Alleged Russian ‘spy’ whale reappears off Swedish coast

A Beluga wearing a harnesswho sparked speculation in 2019 that he was a Russian Navy-trained spy, has now been spotted off the coast of Sweden, a watchdog said on Monday.
The whale, thought to be between 13 and 14 years old, was first spotted in Norway’s far north, Finnmark, in April 2019. She was wearing a harness with the words “Equipment St. Petersburg” printed on it, suggesting that he had been trained by the Russian Navy.
Initially discovered in Finnmark, a region in the far north of Norway, the whale gradually traveled the Norwegian coasts over a period of more than three years. However, in recent months he has picked up his pace and completed the remaining stretch, reaching Sweden.
On Sunday, the whale was sighted at Hunnebostrand, located off the southwest coast of Sweden.
Sebastian Strand, a marine biologist with the organization OneWhale, told AFP it’s unclear why the whale suddenly accelerated its movements, especially as it now ventures far from its natural habitat. He suggested it could be driven by hormones, as the whale is at an age when hormone levels are high, or it could be driven by seeking a mate or companionship with other belugas. , because they are social creatures.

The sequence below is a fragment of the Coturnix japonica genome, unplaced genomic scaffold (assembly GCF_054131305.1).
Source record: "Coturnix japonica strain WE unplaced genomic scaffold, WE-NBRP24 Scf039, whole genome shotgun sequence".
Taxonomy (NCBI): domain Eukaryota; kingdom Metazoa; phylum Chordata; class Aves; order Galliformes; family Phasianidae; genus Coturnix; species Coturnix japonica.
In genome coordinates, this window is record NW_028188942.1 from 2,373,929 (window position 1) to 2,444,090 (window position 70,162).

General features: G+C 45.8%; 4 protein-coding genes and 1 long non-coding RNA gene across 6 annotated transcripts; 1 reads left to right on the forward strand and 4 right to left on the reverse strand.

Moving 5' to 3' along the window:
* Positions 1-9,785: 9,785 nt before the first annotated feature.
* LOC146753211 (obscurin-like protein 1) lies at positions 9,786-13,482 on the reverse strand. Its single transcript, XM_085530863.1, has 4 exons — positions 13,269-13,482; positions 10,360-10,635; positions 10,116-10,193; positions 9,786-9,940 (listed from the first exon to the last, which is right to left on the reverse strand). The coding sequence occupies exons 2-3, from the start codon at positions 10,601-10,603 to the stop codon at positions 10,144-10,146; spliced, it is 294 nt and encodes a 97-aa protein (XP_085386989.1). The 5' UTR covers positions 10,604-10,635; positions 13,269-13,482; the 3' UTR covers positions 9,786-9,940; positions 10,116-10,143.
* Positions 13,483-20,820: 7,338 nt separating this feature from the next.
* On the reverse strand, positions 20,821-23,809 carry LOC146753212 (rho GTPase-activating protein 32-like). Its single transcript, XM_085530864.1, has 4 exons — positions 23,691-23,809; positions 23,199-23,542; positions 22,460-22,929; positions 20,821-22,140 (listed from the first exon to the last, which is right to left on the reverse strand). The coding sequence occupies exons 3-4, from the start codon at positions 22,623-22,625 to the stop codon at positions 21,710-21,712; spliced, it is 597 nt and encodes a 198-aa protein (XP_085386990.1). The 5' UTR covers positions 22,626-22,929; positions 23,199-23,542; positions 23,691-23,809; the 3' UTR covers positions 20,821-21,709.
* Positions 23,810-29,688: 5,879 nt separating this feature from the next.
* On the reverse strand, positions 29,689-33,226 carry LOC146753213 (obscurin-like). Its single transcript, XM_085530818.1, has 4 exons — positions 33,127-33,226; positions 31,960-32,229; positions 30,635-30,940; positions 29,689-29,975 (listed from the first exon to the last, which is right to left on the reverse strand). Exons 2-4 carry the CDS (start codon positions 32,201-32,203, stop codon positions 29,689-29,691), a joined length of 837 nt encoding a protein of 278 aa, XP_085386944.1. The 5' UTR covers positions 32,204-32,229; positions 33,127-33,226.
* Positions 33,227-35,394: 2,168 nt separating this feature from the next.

Strand pointed out that the nearest beluga whale population is in the Svalbard archipelago in the far north of Norway. Since arriving in Norway in April 2019, the whale has not encountered a single beluga.
Nicknamed “Hvaldimir” by Norwegians, which is a play on the Norwegian word for whale, “hval”, and a reference to its alleged connection to Russia, the beluga whale was found wearing a harness when it first appeared in the Norwegian Arctic. Marine biologists from the Norwegian Directorate of Fisheries removed the harness, which had a mount suitable for an action camera and the words “Equipment St. Petersburg” printed on the plastic clasps. Speculation arose that the whale had escaped from an enclosure and may have been dragged away by the Russian Navy, as it seemed comfortable around humans.
However, Moscow never officially responded to Norwegian speculation that the Beluga might be a “Russian spy”.
The Barents Sea, where the beluga was found, is of significant geopolitical importance as it is an area where Western and Russian underwater activity is monitored. In addition, it serves as a gateway to the Route du Nord, which shortens the sea routes between the Atlantic and Pacific oceans.
Beluga whales, known to be up to six meters (20 feet) long and live 40 to 60 years, typically inhabit the frigid waters around Greenland, northern Norway and Russia.


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